Teaser for my next series – My Scientific Journey

So how exactly did I go from a Music major at Duke to Graduate School in Biochemistry and Biophysics at University of North Carolina at Chapel Hill? How did I go from Biochemistry and Biophysics at University of North Carolina at Chapel Hill to Infectious Diseases at St. Jude Children’s Research Hospital?

My next couple of installments will be about both of those transitions and what I have learned (so much) along the way. First up, going from music to science. Interested? Subscribe so you don’t miss it!!!

 

MDLJ

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What I Learned in Journal Club #1

So this was cool. We discussed this paper in our most recent infectious diseases journal club.

Imagine this, you have spiderman, and he makes this web to catch bad guys. Some bad guys get picked up by the police and go to jail, but some bad guys actually use that very same web, cutting it in various ways, and turn it into a trap for the police. A trap that ultimately prevents those policeman from doing their job. How does this happen? How will you catch those bad guys now? Can you prevent the bad guys from cutting the webbing to hurt the policeman? Won’t someone please think of the children?

spiderman-webbing-wallpaper-free-download_Spiderman_wallpapers_78 2

Believe it or not, this process happens inside of you all the time. Here is a quick immune system primer before I get to how it is done.

Your immune system is really cool. It has various lines of defense. Most commonly, it is described as the primary response and the secondary response. The primary response (innate immune response) sees foreign things and tries to get rid of them with extreme force (usually it eats the pathogen to kill it). It isn’t very specific, it tries to get any foreign thing out fast. The secondary response (adaptive immune response) is the more specific response. Think of it as a group of soldiers that were literally born and bred to attack one thing and one thing only. They lay there waiting to strike until they see it then they take it down. And you can form millions of different groups to respond to different situations.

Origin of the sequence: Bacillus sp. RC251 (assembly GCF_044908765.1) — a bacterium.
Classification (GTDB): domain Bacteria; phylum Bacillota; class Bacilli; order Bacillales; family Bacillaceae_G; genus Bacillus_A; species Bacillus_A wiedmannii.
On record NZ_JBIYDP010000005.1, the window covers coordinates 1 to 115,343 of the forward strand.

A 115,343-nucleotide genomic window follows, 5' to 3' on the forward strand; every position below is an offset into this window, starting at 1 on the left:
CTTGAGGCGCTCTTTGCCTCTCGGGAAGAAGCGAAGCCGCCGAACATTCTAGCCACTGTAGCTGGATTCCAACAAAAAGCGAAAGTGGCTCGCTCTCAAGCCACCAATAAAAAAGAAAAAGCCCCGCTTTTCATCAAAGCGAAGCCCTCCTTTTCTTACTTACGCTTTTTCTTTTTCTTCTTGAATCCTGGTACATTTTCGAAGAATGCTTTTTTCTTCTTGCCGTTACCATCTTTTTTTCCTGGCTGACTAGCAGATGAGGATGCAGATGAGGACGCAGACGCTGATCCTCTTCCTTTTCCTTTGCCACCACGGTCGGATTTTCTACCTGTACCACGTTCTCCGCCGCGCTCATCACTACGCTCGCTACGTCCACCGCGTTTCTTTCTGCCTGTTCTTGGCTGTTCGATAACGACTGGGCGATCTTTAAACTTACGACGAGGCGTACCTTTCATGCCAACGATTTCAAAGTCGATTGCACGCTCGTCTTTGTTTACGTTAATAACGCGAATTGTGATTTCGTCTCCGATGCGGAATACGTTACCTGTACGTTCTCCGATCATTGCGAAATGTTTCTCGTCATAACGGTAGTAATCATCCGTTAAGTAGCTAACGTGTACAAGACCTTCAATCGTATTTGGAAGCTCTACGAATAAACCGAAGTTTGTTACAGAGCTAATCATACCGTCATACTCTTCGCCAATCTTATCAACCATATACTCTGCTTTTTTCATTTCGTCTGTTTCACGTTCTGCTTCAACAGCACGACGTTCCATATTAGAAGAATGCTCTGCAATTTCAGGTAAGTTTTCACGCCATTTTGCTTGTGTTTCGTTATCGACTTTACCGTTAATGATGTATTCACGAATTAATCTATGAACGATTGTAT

In the primary immune response, you have many types of cells. Here I will just tell you about two, neutrophils (cells that don’t live very long) and macrophages (cells that live longer). Both try to eat debris or invading pathogens. They also do a host of other things and each have a specialized function. Here is a really interesting video of a neutrophil chasing, tracking down, and killing a bacterium.

Now back to the spiderman story. The neutrophils actually spit out their DNA to form a web AKA a NET (Neutrophil Extracellular Trap) that bacteria can get caught in. This webbing has other things in it as well to help kill invading pathogens. Then the macrophages can come and scoop the bad stuff up and clear it from the body.

Here is where it gets interesting. A bacteria Staphylococcus aureus (Staph) has a way of getting out of the netting. Not only that, Staph can cut the DNA in such a way that is acts as a poison for the macrophages. Here is a write up about it. The actual article is subscription based. But if you are at a library or at a place with access, here is that article too.

So how do we get rid of the bad bacteria, we still have those secondary response soldiers. And we have research too, lots and lots of research.

MDLJ

Also, today is my 9 year anniversary. Yay us 🙂

And since you are still reading, make sure to subscribe.

Catching a Football Game with ALL the Black and STEM PhDs

So just how many Black and STEM PhDs are there in the US? And how can we put this number into perspective. Well, I wanted to know so being a scientist, I went to the data. All links will open up to where I got the data in a different window and the stats I am referring to are for people 18 and older.

Here we go…

There has been a 12% increase in Black PhDs from 2011 to 2013 (13% overall)

As of 2013, 0.67% of black people (the national number is 1.47%) have a PhD. This amounts to about 195000 people, or 1 out of every 149 black people. Gender wise, the number is split down the middle with men and women with both listed at 97000 (I know it doesn’t quite add up, they rounded somewhere they shouldn’t have).

About half of the national population PhDs are in the STEM field. So if we make the assumption that this ratio holds true in the black population, that would mean there are about 118000 Black and Stem PhDs.

But the ratio does NOT hold up. The number is really closer to 72000.

To put in perspective, we could all go to see a football game in 37 different football stadiums and all have a seat in the stands.